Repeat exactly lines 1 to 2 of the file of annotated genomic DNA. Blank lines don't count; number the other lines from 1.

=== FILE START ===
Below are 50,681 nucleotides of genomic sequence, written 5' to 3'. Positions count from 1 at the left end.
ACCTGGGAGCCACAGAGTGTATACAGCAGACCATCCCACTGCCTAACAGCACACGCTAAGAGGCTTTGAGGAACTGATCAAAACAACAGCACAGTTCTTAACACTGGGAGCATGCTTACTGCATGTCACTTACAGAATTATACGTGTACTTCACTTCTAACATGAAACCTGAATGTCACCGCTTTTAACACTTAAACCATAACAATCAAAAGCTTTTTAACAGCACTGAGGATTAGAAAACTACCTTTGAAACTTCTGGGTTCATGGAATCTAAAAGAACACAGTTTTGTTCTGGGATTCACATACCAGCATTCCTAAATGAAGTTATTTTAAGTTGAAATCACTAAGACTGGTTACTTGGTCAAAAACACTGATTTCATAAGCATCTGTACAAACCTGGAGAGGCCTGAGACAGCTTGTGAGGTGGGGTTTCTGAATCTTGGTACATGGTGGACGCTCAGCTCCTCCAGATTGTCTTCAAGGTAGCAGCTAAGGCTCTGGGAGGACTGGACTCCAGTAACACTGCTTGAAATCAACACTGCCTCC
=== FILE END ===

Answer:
Below are 50,681 nucleotides of genomic sequence, written 5' to 3'. Positions count from 1 at the left end.
ACCTGGGAGCCACAGAGTGTATACAGCAGACCATCCCACTGCCTAACAGCACACGCTAAGAGGCTTTGAGGAACTGATCAAAACAACAGCACAGTTCTTAACACTGGGAGCATGCTTACTGCATGTCACTTACAGAATTATACGTGTACTTCACTTCTAACATGAAACCTGAATGTCACCGCTTTTAACACTTAAACCATAACAATCAAAAGCTTTTTAACAGCACTGAGGATTAGAAAACTACCTTTGAAACTTCTGGGTTCATGGAATCTAAAAGAACACAGTTTTGTTCTGGGATTCACATACCAGCATTCCTAAATGAAGTTATTTTAAGTTGAAATCACTAAGACTGGTTACTTGGTCAAAAACACTGATTTCATAAGCATCTGTACAAACCTGGAGAGGCCTGAGACAGCTTGTGAGGTGGGGTTTCTGAATCTTGGTACATGGTGGACGCTCAGCTCCTCCAGATTGTCTTCAAGGTAGCAGCTAAGGCTCTGGGAGGACTGGACTCCAGTAACACTGCTTGAAATCAACACTGCCTCC